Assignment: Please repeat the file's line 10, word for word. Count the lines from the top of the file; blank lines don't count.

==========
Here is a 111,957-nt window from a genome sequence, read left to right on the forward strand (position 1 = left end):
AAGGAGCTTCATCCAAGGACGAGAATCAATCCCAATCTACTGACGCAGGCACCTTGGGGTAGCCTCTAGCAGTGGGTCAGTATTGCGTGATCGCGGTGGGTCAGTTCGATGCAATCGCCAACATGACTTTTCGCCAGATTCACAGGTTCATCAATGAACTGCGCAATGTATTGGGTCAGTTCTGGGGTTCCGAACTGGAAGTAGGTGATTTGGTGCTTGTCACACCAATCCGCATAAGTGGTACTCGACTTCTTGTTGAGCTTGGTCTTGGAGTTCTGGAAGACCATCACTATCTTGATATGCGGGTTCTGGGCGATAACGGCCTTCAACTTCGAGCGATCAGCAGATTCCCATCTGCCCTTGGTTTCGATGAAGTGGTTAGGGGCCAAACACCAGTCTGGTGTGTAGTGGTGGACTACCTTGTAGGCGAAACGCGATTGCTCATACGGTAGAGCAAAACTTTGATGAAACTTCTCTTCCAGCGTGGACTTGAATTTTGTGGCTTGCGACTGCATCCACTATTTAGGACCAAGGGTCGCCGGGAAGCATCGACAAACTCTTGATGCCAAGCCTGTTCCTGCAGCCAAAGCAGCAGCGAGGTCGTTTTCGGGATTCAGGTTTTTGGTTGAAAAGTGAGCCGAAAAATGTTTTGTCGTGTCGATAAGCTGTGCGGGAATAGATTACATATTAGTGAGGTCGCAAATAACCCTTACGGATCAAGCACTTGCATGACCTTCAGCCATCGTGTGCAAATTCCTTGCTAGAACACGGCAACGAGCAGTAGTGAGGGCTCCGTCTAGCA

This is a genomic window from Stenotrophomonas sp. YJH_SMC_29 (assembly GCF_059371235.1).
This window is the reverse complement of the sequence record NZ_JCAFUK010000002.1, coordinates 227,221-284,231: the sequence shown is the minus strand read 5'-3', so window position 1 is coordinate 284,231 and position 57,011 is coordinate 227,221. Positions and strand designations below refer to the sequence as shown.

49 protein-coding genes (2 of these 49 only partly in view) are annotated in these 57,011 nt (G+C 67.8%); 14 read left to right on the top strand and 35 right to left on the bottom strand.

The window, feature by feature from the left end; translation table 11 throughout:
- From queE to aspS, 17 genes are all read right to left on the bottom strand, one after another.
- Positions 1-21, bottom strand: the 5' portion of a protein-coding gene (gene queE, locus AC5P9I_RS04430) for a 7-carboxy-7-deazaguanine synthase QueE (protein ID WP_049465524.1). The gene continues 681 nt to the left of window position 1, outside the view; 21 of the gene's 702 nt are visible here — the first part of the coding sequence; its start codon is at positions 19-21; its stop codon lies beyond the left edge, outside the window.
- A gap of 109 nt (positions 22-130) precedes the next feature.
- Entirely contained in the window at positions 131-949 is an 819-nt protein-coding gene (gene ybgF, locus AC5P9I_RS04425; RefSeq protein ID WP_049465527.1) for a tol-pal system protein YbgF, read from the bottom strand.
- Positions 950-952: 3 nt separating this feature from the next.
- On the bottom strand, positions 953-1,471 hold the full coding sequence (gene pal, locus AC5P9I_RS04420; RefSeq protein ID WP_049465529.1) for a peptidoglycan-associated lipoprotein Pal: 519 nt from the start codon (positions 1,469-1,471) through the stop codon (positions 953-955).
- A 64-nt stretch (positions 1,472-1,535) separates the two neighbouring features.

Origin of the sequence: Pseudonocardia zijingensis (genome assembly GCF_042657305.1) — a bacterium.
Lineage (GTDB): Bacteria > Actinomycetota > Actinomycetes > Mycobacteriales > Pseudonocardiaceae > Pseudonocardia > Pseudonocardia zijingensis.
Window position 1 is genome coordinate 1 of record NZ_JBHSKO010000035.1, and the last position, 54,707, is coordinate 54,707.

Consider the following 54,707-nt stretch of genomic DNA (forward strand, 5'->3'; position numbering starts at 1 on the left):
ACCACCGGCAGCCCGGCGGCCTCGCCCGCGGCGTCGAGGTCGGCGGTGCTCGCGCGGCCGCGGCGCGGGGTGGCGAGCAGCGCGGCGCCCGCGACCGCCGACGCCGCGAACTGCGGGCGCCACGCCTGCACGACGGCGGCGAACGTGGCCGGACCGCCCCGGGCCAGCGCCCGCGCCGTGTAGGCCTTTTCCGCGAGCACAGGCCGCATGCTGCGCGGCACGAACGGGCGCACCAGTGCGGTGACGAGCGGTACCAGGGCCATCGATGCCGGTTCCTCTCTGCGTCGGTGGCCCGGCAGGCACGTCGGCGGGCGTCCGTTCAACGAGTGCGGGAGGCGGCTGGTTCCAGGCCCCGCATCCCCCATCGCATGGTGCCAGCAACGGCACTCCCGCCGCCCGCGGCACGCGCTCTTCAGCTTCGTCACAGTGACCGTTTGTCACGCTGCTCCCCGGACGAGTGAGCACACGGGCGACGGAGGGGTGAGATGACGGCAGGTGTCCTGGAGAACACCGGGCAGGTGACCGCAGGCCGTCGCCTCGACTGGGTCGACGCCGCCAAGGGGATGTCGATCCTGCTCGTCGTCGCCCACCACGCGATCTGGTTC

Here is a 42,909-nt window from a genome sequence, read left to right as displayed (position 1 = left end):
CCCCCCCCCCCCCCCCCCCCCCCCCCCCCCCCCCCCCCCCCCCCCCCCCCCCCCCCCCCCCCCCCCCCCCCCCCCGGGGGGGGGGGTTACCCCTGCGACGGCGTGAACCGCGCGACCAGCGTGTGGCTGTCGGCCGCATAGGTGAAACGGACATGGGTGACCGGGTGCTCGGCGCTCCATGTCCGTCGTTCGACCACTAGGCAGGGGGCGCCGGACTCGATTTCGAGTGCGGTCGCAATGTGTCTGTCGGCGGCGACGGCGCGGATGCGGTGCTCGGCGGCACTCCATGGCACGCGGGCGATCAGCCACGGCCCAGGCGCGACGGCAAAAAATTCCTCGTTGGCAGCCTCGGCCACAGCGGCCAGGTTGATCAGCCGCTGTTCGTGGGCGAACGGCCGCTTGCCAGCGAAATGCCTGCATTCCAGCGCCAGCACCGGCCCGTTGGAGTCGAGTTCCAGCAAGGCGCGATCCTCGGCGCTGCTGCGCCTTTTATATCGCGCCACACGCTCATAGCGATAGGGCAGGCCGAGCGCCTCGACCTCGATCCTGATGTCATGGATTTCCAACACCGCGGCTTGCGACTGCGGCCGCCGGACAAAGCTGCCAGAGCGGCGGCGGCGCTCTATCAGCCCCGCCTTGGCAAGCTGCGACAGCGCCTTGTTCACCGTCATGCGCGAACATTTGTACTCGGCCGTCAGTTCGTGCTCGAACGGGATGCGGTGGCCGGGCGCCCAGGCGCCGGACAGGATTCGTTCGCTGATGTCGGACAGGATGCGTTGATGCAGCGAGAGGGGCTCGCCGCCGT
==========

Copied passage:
- Entirely contained in the window at positions 131-949 is an 819-nt protein-coding gene (gene ybgF, locus AC5P9I_RS04425; RefSeq protein ID WP_049465527.1) for a tol-pal system protein YbgF, read from the bottom strand.